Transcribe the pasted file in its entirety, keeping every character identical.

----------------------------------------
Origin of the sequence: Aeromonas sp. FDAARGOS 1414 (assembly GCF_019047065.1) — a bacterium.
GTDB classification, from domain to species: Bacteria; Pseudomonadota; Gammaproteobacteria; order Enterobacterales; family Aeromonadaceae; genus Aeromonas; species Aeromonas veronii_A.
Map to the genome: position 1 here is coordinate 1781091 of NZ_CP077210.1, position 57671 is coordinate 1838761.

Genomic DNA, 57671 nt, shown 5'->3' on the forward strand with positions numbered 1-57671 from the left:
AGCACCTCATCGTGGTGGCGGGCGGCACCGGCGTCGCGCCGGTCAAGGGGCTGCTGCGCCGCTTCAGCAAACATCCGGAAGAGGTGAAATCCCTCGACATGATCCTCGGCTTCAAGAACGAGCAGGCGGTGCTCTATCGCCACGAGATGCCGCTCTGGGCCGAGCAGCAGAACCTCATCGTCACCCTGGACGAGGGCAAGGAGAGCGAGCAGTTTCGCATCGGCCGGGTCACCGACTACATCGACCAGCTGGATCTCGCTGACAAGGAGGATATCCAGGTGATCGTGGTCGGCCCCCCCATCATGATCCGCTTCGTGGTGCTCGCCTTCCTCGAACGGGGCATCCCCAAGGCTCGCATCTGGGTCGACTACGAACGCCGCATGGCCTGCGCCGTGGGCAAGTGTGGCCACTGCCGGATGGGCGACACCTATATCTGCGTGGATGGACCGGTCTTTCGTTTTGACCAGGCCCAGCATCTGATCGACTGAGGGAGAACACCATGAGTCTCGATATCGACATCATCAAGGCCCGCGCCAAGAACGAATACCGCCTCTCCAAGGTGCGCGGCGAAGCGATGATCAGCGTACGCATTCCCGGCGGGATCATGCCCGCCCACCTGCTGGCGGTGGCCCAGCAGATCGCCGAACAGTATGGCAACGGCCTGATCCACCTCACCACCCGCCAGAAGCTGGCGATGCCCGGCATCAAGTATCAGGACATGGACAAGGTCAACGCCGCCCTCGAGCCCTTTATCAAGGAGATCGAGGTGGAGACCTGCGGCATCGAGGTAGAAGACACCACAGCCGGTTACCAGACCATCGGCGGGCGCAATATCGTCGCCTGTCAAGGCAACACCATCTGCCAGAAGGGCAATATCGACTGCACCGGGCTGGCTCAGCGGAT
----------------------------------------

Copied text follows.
Origin of the sequence: Aeromonas sp. FDAARGOS 1414 (assembly GCF_019047065.1) — a bacterium.
GTDB classification, from domain to species: Bacteria; Pseudomonadota; Gammaproteobacteria; order Enterobacterales; family Aeromonadaceae; genus Aeromonas; species Aeromonas veronii_A.
Map to the genome: position 1 here is coordinate 1781091 of NZ_CP077210.1, position 57671 is coordinate 1838761.

Genomic DNA, 57671 nt, shown 5'->3' on the forward strand with positions numbered 1-57671 from the left:
AGCACCTCATCGTGGTGGCGGGCGGCACCGGCGTCGCGCCGGTCAAGGGGCTGCTGCGCCGCTTCAGCAAACATCCGGAAGAGGTGAAATCCCTCGACATGATCCTCGGCTTCAAGAACGAGCAGGCGGTGCTCTATCGCCACGAGATGCCGCTCTGGGCCGAGCAGCAGAACCTCATCGTCACCCTGGACGAGGGCAAGGAGAGCGAGCAGTTTCGCATCGGCCGGGTCACCGACTACATCGACCAGCTGGATCTCGCTGACAAGGAGGATATCCAGGTGATCGTGGTCGGCCCCCCCATCATGATCCGCTTCGTGGTGCTCGCCTTCCTCGAACGGGGCATCCCCAAGGCTCGCATCTGGGTCGACTACGAACGCCGCATGGCCTGCGCCGTGGGCAAGTGTGGCCACTGCCGGATGGGCGACACCTATATCTGCGTGGATGGACCGGTCTTTCGTTTTGACCAGGCCCAGCATCTGATCGACTGAGGGAGAACACCATGAGTCTCGATATCGACATCATCAAGGCCCGCGCCAAGAACGAATACCGCCTCTCCAAGGTGCGCGGCGAAGCGATGATCAGCGTACGCATTCCCGGCGGGATCATGCCCGCCCACCTGCTGGCGGTGGCCCAGCAGATCGCCGAACAGTATGGCAACGGCCTGATCCACCTCACCACCCGCCAGAAGCTGGCGATGCCCGGCATCAAGTATCAGGACATGGACAAGGTCAACGCCGCCCTCGAGCCCTTTATCAAGGAGATCGAGGTGGAGACCTGCGGCATCGAGGTAGAAGACACCACAGCCGGTTACCAGACCATCGGCGGGCGCAATATCGTCGCCTGTCAAGGCAACACCATCTGCCAGAAGGGCAATATCGACTGCACCGGGCTGGCTCAGCGGAT